Tuesday, 7 October 2014

Electrifying against terrorists

We're awaiting delivery of the components for a 150 metres electric fence. After a lot of research we've decided to go for a six strand fence running at 9000 volts. The energiser will deliver a 3 Joule shock. It needs to to be that powerful because some of the potential intruders resort to insulation to protect themselves. If we were protecting against a herd of elephants  it would only be 4000 volts. 

Government legislation requires we identify the electric fence by warning signs, but we don't necessarily have to use a notices in the first language of the intruders. It will need new permanent fence posts installed, stringing galvanised braided steel wire, wire tensioning, myriad insulators carefully placed and trimming back of stray vegetation to prevent shorting of the current. We'll also install a comprehensive electrical grounding scheme both through the earth and also on selected wires to ensure the electric shock load is delivered to an unwary invader.

We had a break-in last winter through an insecure fence at our remote site. After a ram raid the intruders did a lot of damage, but once we were alerted we were able to drive them away from our property. We restored the fences and it kept the intruders at bay.  The local police were not interested. The electric fence will present an additional layer of security and deterrence to keep these cunning intruders at bay. The intruders are of course sheep from a neighbouring field trying to raid our orchard when our winter grass looks more attractive than their field. 

The fence will protect our investment in recently planted fruit trees and also a hedge recently relayed in a the traditional manner (expensive). Protecting the hedge for a couple of years will allow it to regrow the natural defence of sharp thorns and intertwined branches.

The set-up cost, excluding labour, is only £5/metre or approx $3/foot of fence. Extending the fence costs less than £1 a metre. Planning the installation was quite a useful refresher course on planning for security situations where deterrence is required for human intruders. 

Wednesday, 24 September 2014

Taking a break

I'm taking a break at the moment up in Derbyshire. Beautiful countryside and loads of beautiful driving and walking. In the evenings I've been helping a couple of friends with the websites for their businesses. Using Google Sites can be a really cost effective method of providing a reliably hosted web site, while allowing a simple interface for the business to maintain their own information. Here's one example from a local driving instructor. Pass with Paula is the site for Paula Duddles who is based in Belper Derbyshire. The site is all her own work developed from scratch, though I've helped her over some of the tricky technical bits and grasping how to use the Google webmaster tools.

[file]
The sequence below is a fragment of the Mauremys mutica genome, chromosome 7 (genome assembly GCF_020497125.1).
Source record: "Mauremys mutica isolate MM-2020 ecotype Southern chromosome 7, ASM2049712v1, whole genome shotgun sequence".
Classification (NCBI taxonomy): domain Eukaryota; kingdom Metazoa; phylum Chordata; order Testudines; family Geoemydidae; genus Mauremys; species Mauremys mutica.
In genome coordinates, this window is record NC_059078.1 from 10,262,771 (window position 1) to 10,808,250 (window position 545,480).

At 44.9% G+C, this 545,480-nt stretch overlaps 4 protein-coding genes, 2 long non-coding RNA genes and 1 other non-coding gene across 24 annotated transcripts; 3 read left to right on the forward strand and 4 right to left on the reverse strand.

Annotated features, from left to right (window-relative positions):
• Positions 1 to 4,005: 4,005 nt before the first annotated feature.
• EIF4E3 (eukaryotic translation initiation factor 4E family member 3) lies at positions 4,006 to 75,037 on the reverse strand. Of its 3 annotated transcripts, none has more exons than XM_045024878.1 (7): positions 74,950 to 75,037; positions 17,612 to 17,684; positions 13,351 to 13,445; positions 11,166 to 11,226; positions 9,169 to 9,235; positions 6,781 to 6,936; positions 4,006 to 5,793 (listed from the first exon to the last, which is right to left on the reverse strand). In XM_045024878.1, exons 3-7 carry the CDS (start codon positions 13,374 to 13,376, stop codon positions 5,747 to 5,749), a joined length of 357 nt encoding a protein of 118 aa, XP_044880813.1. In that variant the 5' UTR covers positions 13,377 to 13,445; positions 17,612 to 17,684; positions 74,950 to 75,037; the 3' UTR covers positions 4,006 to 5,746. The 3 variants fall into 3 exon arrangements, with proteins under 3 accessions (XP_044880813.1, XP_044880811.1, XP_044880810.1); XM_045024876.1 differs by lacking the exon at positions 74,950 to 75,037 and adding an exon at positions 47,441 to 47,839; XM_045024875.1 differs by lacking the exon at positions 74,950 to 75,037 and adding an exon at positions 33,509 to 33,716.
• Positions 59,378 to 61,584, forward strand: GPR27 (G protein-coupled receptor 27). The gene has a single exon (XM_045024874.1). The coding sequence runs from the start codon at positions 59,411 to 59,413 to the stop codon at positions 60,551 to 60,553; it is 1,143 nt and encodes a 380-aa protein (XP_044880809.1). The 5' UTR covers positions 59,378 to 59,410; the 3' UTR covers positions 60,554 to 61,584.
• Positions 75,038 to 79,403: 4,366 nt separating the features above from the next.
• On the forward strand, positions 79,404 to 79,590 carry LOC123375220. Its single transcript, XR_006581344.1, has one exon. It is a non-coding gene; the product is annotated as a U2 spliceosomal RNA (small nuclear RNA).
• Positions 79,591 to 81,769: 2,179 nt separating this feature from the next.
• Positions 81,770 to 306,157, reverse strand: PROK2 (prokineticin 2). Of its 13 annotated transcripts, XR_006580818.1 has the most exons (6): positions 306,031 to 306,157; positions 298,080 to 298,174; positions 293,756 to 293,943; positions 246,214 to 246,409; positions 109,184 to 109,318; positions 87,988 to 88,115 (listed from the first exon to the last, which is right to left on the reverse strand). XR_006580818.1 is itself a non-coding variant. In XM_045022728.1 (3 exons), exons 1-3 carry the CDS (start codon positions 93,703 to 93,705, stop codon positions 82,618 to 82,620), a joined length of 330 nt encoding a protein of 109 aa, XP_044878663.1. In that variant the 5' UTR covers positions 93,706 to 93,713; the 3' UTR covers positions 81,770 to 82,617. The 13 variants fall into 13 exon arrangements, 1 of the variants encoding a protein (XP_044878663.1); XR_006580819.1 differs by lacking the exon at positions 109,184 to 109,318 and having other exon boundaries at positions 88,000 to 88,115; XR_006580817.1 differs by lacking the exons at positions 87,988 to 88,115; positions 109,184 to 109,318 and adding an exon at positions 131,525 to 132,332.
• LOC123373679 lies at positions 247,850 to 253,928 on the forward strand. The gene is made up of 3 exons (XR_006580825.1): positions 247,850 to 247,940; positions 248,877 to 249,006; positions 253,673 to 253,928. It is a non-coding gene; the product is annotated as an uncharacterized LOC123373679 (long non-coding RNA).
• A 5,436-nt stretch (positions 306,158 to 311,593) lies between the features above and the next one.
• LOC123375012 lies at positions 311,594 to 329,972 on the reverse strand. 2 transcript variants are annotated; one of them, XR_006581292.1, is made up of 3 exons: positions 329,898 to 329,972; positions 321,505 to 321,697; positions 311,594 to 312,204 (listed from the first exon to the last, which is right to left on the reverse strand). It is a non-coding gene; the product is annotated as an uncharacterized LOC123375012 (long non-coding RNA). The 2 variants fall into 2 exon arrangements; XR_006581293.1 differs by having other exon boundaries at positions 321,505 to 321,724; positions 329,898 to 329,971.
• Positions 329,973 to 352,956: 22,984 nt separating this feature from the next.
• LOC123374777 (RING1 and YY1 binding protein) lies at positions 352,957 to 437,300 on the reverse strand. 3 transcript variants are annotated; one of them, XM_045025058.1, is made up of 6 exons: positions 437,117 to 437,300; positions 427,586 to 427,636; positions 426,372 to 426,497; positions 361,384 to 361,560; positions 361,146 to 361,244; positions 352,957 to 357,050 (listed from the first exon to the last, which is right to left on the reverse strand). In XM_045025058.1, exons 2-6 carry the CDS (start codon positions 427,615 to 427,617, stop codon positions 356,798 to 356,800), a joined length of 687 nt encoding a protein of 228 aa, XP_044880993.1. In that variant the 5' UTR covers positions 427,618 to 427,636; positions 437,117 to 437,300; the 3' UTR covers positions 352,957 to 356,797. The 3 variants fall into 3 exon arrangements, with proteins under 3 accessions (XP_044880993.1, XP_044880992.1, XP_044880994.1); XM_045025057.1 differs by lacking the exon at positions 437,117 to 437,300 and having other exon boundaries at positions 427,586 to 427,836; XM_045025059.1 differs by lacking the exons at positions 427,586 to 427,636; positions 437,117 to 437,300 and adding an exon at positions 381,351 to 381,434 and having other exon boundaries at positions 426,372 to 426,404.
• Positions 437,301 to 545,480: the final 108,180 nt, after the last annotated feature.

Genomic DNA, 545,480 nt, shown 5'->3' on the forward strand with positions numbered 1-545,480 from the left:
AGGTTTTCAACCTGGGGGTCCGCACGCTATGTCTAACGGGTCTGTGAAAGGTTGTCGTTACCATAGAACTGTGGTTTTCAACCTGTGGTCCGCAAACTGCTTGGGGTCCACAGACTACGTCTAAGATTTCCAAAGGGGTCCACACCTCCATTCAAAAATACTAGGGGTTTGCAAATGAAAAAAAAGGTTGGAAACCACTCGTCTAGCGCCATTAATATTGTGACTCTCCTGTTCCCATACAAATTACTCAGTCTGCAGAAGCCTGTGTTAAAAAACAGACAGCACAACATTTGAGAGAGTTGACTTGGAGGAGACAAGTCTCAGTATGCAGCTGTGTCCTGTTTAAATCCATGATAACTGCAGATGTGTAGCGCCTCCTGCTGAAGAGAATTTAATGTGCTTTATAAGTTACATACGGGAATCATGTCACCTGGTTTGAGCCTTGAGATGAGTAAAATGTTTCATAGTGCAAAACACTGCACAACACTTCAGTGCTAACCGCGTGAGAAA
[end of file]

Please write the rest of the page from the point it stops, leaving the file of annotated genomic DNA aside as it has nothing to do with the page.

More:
Monday, 23 June 2014

Unrepentant bankers

Here's a quote from the Economist (on-line 21 June 2014)  from an article entitled "The shrinking of British banks is bad for their employees, the City and Britain"

Before the credit crunch, finance was Britain’s most successful industry, its biggest exporter, taxpayer and provider of well-paid jobs. 

The article is about senior bankers moaning about the reduction of the importance of banking in Britain. It is clear they haven't got the message! Their actions were responsible for almost destroying the British economy. They think they should be allowed to carry on as they did in the good old days. The public debt arising from their lack of integrity will take decades to pay off. The banking system invented a gigantic fraud for which many more people should have received long prison sentences, but now they think their overpaid life style should continue as by right.

Pensioners and savers continue to be penalised by low interest rates as a consequence of the bankers' dishonesty yet the bankers' remuneration continues to spiral upwards.